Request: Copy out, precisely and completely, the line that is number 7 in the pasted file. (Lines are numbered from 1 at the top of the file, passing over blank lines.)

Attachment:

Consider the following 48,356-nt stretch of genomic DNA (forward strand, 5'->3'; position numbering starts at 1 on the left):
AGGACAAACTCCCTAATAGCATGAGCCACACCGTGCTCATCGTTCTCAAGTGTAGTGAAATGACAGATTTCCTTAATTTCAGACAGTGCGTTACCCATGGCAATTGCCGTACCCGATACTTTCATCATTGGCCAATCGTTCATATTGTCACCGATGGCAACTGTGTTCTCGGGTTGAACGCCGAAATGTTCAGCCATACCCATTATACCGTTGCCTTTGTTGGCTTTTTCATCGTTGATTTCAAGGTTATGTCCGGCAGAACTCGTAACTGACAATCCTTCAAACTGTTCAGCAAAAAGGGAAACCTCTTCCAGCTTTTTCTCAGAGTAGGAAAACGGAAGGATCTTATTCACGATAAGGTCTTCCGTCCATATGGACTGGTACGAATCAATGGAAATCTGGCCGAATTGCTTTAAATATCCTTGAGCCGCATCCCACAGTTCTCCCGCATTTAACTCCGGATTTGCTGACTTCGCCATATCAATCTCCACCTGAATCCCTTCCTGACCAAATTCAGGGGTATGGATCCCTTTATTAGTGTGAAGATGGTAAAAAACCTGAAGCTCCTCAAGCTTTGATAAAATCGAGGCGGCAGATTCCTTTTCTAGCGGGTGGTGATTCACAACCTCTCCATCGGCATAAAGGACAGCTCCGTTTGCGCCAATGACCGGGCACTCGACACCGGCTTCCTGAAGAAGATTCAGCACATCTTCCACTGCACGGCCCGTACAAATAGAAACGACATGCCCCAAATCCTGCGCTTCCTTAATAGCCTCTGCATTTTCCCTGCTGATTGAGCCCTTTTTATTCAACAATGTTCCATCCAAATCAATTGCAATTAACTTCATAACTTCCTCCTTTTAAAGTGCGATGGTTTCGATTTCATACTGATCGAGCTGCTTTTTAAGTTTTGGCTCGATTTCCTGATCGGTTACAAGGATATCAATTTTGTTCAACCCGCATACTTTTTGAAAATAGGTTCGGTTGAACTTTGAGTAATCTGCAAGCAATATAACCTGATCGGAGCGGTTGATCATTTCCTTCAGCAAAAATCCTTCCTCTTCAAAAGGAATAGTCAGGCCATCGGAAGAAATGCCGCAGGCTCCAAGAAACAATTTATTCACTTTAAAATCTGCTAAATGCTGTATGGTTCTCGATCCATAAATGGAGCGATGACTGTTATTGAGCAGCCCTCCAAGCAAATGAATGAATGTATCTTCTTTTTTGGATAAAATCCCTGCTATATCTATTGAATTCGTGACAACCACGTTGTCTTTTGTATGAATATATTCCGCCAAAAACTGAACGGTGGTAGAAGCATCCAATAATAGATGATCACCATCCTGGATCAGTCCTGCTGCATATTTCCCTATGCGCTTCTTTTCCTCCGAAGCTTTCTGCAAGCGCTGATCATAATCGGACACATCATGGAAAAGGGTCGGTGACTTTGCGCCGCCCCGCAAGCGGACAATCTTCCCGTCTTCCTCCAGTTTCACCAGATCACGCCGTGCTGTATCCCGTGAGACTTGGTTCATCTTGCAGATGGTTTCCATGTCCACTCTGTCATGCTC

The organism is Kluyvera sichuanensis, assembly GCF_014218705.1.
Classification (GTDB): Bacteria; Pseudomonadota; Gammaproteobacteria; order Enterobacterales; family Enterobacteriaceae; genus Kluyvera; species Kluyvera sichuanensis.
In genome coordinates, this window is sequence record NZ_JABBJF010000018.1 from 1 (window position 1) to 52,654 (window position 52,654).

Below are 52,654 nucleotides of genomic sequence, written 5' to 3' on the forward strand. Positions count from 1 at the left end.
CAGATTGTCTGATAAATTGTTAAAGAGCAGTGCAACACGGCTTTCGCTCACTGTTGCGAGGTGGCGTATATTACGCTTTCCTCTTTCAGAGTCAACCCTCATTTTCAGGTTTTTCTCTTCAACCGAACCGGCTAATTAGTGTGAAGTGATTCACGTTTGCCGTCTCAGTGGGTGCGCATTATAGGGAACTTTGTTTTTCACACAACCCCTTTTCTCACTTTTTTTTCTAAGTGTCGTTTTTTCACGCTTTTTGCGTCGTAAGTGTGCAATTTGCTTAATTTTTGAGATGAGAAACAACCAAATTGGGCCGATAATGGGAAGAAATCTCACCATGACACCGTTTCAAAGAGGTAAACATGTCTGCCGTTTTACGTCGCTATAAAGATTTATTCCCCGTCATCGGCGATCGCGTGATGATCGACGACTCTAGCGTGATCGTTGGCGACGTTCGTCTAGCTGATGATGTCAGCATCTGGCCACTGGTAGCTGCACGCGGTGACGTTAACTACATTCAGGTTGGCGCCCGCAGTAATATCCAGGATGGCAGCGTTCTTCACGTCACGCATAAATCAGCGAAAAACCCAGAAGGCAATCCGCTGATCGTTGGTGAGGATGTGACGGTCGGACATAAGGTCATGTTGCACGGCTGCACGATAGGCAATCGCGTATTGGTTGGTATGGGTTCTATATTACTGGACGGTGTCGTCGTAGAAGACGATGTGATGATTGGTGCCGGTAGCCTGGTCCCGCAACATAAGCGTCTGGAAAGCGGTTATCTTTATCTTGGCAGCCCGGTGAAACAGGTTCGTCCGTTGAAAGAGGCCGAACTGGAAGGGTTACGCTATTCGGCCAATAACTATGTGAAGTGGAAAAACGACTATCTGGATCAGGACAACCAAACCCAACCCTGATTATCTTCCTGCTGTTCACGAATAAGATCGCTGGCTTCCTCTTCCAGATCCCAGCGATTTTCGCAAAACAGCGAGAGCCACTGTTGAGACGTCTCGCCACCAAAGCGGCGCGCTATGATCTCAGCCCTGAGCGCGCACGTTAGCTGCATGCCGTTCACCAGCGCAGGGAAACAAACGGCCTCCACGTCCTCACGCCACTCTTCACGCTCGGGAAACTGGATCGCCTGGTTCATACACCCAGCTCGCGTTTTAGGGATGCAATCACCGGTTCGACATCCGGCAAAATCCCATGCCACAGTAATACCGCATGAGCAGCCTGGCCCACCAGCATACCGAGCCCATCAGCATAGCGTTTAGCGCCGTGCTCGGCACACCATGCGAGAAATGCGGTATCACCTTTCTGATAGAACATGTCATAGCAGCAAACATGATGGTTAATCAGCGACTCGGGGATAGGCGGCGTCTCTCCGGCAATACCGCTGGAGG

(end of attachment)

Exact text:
CAGATTGTCTGATAAATTGTTAAAGAGCAGTGCAACACGGCTTTCGCTCACTGTTGCGAGGTGGCGTATATTACGCTTTCCTCTTTCAGAGTCAACCCTCATTTTCAGGTTTTTCTCTTCAACCGAACCGGCTAATTAGTGTGAAGTGATTCACGTTTGCCGTCTCAGTGGGTGCGCATTATAGGGAACTTTGTTTTTCACACAACCCCTTTTCTCACTTTTTTTTCTAAGTGTCGTTTTTTCACGCTTTTTGCGTCGTAAGTGTGCAATTTGCTTAATTTTTGAGATGAGAAACAACCAAATTGGGCCGATAATGGGAAGAAATCTCACCATGACACCGTTTCAAAGAGGTAAACATGTCTGCCGTTTTACGTCGCTATAAAGATTTATTCCCCGTCATCGGCGATCGCGTGATGATCGACGACTCTAGCGTGATCGTTGGCGACGTTCGTCTAGCTGATGATGTCAGCATCTGGCCACTGGTAGCTGCACGCGGTGACGTTAACTACATTCAGGTTGGCGCCCGCAGTAATATCCAGGATGGCAGCGTTCTTCACGTCACGCATAAATCAGCGAAAAACCCAGAAGGCAATCCGCTGATCGTTGGTGAGGATGTGACGGTCGGACATAAGGTCATGTTGCACGGCTGCACGATAGGCAATCGCGTATTGGTTGGTATGGGTTCTATATTACTGGACGGTGTCGTCGTAGAAGACGATGTGATGATTGGTGCCGGTAGCCTGGTCCCGCAACATAAGCGTCTGGAAAGCGGTTATCTTTATCTTGGCAGCCCGGTGAAACAGGTTCGTCCGTTGAAAGAGGCCGAACTGGAAGGGTTACGCTATTCGGCCAATAACTATGTGAAGTGGAAAAACGACTATCTGGATCAGGACAACCAAACCCAACCCTGATTATCTTCCTGCTGTTCACGAATAAGATCGCTGGCTTCCTCTTCCAGATCCCAGCGATTTTCGCAAAACAGCGAGAGCCACTGTTGAGACGTCTCGCCACCAAAGCGGCGCGCTATGATCTCAGCCCTGAGCGCGCACGTTAGCTGCATGCCGTTCACCAGCGCAGGGAAACAAACGGCCTCCACGTCCTCACGCCACTCTTCACGCTCGGGAAACTGGATCGCCTGGTTCATACACCCAGCTCGCGTTTTAGGGATGCAATCACCGGTTCGACATCCGGCAAAATCCCATGCCACAGTAATACCGCATGAGCAGCCTGGCCCACCAGCATACCGAGCCCATCAGCATAGCGTTTAGCGCCGTGCTCGGCACACCATGCGAGAAATGCGGTATCACCTTTCTGATAGAACATGTCATAGCAGCAAACATGATGGTTAATCAGCGACTCGGGGATAGGCGGCGTCTCTCCGGCAATACCGCTGGAGG